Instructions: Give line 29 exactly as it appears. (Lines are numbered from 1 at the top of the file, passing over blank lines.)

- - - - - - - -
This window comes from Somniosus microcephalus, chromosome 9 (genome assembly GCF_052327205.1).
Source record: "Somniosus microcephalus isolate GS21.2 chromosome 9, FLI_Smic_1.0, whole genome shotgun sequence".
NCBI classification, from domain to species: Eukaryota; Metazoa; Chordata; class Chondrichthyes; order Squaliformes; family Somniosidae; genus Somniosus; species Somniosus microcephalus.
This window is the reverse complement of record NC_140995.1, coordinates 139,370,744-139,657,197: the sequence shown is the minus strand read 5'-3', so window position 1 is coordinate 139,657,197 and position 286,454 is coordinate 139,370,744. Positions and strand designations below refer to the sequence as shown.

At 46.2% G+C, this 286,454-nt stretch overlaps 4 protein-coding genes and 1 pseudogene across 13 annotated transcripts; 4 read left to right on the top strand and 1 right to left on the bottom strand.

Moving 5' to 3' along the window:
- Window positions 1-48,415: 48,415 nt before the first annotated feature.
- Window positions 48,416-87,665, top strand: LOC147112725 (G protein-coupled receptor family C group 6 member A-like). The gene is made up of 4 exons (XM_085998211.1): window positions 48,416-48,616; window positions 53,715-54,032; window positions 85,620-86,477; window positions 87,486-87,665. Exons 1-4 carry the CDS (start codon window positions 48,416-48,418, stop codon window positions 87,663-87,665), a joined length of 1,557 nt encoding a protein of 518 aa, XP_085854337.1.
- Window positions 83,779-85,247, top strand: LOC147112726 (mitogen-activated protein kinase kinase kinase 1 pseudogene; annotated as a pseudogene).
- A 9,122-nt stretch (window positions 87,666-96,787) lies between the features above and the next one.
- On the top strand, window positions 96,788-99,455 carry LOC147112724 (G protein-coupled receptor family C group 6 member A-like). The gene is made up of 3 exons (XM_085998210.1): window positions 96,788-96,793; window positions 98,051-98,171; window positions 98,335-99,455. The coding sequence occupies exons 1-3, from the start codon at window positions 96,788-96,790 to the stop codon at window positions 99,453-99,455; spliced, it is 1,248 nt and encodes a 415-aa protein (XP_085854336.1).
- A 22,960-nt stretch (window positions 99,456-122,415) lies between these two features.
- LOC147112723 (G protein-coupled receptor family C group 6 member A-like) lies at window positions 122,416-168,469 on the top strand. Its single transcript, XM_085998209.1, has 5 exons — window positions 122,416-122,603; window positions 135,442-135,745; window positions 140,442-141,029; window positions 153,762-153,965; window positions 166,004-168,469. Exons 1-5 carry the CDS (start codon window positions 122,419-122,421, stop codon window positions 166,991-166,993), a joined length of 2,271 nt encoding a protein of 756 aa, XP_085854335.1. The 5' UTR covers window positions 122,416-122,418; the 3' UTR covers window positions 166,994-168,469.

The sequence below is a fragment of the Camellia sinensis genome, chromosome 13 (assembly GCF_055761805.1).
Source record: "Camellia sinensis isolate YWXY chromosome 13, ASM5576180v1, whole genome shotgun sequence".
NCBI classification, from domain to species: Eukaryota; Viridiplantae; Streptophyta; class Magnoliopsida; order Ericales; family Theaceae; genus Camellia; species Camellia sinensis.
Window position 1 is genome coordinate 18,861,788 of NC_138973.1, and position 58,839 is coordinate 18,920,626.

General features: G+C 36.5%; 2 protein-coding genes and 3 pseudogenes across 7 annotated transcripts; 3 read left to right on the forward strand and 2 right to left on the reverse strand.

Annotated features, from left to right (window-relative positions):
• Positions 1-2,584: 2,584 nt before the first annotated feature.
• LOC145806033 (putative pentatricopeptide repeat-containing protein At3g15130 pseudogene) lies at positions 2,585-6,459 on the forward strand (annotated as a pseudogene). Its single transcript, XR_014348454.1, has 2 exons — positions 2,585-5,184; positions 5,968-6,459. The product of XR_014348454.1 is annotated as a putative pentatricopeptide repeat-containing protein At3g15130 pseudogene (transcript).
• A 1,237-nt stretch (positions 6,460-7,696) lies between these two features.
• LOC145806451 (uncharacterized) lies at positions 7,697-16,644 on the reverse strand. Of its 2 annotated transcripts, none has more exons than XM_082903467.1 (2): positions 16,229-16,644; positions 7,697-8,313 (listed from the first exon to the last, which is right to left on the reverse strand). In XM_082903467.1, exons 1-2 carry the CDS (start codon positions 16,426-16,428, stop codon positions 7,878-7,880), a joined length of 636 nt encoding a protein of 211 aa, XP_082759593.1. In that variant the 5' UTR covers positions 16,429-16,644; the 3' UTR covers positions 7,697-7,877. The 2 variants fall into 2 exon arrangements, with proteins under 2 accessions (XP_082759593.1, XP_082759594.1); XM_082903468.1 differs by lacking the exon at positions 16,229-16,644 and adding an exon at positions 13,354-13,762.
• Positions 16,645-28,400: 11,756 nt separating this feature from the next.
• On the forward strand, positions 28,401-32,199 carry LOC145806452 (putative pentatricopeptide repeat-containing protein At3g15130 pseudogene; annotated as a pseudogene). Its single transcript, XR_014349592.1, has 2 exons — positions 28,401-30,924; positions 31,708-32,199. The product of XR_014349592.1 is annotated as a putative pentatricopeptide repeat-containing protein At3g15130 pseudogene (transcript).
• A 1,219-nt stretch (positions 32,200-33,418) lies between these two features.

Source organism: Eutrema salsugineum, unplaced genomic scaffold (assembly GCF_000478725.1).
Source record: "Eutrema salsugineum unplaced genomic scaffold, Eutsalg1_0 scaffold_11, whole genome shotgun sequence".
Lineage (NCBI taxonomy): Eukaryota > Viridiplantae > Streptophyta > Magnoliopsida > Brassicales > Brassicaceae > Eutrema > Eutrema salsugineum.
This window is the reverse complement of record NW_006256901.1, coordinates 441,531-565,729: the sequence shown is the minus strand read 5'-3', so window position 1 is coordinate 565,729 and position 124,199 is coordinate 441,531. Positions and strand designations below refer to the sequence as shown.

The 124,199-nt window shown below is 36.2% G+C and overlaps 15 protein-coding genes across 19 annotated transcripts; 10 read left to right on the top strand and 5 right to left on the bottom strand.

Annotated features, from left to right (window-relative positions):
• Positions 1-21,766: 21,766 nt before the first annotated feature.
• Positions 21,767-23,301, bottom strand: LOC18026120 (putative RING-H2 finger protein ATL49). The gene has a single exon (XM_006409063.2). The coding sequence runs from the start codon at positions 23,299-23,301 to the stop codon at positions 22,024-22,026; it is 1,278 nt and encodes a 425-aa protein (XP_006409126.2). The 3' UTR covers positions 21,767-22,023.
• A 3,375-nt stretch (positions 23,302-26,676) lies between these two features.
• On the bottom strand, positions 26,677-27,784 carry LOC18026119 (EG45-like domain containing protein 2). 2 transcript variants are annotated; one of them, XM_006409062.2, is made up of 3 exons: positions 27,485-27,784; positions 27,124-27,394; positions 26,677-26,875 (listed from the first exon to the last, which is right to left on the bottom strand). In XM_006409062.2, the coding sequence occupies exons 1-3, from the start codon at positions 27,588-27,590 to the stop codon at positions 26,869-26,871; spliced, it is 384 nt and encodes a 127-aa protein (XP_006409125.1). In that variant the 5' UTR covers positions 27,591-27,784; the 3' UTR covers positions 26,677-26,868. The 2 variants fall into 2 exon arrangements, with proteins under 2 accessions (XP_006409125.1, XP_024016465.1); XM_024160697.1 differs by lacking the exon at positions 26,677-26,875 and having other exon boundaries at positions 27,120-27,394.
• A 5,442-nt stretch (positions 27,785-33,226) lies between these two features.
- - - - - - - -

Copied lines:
Lineage (NCBI taxonomy): Eukaryota > Viridiplantae > Streptophyta > Magnoliopsida > Brassicales > Brassicaceae > Eutrema > Eutrema salsugineum.